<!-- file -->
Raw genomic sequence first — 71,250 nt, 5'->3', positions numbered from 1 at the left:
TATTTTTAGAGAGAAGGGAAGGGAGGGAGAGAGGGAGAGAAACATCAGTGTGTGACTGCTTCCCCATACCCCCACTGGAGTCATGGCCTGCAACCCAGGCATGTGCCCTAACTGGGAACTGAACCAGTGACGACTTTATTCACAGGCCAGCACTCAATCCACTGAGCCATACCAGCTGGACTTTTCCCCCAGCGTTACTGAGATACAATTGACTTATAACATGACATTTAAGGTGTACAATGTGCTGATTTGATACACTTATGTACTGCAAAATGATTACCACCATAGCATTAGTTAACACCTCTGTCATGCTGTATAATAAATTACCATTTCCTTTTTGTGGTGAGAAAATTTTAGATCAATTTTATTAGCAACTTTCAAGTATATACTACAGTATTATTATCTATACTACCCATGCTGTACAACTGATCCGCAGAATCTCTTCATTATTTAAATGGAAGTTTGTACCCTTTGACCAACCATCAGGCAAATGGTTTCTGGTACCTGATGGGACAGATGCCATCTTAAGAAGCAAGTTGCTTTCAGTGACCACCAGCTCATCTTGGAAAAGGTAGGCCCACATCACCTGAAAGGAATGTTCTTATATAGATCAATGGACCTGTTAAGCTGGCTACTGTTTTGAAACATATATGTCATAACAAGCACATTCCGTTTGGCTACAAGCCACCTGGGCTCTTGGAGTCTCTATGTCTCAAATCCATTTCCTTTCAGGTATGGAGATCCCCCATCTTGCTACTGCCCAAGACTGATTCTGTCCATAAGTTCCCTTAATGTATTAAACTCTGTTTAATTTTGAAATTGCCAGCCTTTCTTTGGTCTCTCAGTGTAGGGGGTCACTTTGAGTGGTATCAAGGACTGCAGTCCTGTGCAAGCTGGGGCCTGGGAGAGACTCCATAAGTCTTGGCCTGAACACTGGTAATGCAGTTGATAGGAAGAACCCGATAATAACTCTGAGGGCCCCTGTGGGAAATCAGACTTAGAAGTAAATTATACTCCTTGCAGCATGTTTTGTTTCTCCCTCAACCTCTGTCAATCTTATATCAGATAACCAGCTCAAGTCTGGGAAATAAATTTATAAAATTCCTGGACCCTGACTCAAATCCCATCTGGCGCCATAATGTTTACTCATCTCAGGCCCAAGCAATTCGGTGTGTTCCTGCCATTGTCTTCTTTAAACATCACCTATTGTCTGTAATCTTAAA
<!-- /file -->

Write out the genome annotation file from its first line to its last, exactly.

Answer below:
Raw genomic sequence first — 71,250 nt, 5'->3', positions numbered from 1 at the left:
TATTTTTAGAGAGAAGGGAAGGGAGGGAGAGAGGGAGAGAAACATCAGTGTGTGACTGCTTCCCCATACCCCCACTGGAGTCATGGCCTGCAACCCAGGCATGTGCCCTAACTGGGAACTGAACCAGTGACGACTTTATTCACAGGCCAGCACTCAATCCACTGAGCCATACCAGCTGGACTTTTCCCCCAGCGTTACTGAGATACAATTGACTTATAACATGACATTTAAGGTGTACAATGTGCTGATTTGATACACTTATGTACTGCAAAATGATTACCACCATAGCATTAGTTAACACCTCTGTCATGCTGTATAATAAATTACCATTTCCTTTTTGTGGTGAGAAAATTTTAGATCAATTTTATTAGCAACTTTCAAGTATATACTACAGTATTATTATCTATACTACCCATGCTGTACAACTGATCCGCAGAATCTCTTCATTATTTAAATGGAAGTTTGTACCCTTTGACCAACCATCAGGCAAATGGTTTCTGGTACCTGATGGGACAGATGCCATCTTAAGAAGCAAGTTGCTTTCAGTGACCACCAGCTCATCTTGGAAAAGGTAGGCCCACATCACCTGAAAGGAATGTTCTTATATAGATCAATGGACCTGTTAAGCTGGCTACTGTTTTGAAACATATATGTCATAACAAGCACATTCCGTTTGGCTACAAGCCACCTGGGCTCTTGGAGTCTCTATGTCTCAAATCCATTTCCTTTCAGGTATGGAGATCCCCCATCTTGCTACTGCCCAAGACTGATTCTGTCCATAAGTTCCCTTAATGTATTAAACTCTGTTTAATTTTGAAATTGCCAGCCTTTCTTTGGTCTCTCAGTGTAGGGGGTCACTTTGAGTGGTATCAAGGACTGCAGTCCTGTGCAAGCTGGGGCCTGGGAGAGACTCCATAAGTCTTGGCCTGAACACTGGTAATGCAGTTGATAGGAAGAACCCGATAATAACTCTGAGGGCCCCTGTGGGAAATCAGACTTAGAAGTAAATTATACTCCTTGCAGCATGTTTTGTTTCTCCCTCAACCTCTGTCAATCTTATATCAGATAACCAGCTCAAGTCTGGGAAATAAATTTATAAAATTCCTGGACCCTGACTCAAATCCCATCTGGCGCCATAATGTTTACTCATCTCAGGCCCAAGCAATTCGGTGTGTTCCTGCCATTGTCTTCTTTAAACATCACCTATTGTCTGTAATCTTAAA